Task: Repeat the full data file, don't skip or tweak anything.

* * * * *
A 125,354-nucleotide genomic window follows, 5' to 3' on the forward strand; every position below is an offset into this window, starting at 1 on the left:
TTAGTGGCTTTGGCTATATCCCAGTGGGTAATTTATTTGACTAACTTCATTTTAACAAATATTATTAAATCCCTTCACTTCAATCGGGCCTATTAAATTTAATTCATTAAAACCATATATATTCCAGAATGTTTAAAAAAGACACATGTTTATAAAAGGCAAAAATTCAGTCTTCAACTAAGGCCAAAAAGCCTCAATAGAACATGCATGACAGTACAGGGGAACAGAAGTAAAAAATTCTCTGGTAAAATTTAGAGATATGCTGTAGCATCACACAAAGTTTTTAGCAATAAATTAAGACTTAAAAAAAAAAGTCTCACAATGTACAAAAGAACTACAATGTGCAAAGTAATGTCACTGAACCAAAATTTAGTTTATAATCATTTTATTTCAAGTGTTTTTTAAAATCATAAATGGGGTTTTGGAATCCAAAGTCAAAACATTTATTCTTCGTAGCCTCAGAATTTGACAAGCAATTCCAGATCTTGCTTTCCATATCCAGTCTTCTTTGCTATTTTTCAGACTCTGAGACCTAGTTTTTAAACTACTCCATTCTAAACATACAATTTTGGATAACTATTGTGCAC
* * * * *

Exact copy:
A 125,354-nucleotide genomic window follows, 5' to 3' on the forward strand; every position below is an offset into this window, starting at 1 on the left:
TTAGTGGCTTTGGCTATATCCCAGTGGGTAATTTATTTGACTAACTTCATTTTAACAAATATTATTAAATCCCTTCACTTCAATCGGGCCTATTAAATTTAATTCATTAAAACCATATATATTCCAGAATGTTTAAAAAAGACACATGTTTATAAAAGGCAAAAATTCAGTCTTCAACTAAGGCCAAAAAGCCTCAATAGAACATGCATGACAGTACAGGGGAACAGAAGTAAAAAATTCTCTGGTAAAATTTAGAGATATGCTGTAGCATCACACAAAGTTTTTAGCAATAAATTAAGACTTAAAAAAAAAAGTCTCACAATGTACAAAAGAACTACAATGTGCAAAGTAATGTCACTGAACCAAAATTTAGTTTATAATCATTTTATTTCAAGTGTTTTTTAAAATCATAAATGGGGTTTTGGAATCCAAAGTCAAAACATTTATTCTTCGTAGCCTCAGAATTTGACAAGCAATTCCAGATCTTGCTTTCCATATCCAGTCTTCTTTGCTATTTTTCAGACTCTGAGACCTAGTTTTTAAACTACTCCATTCTAAACATACAATTTTGGATAACTATTGTGCAC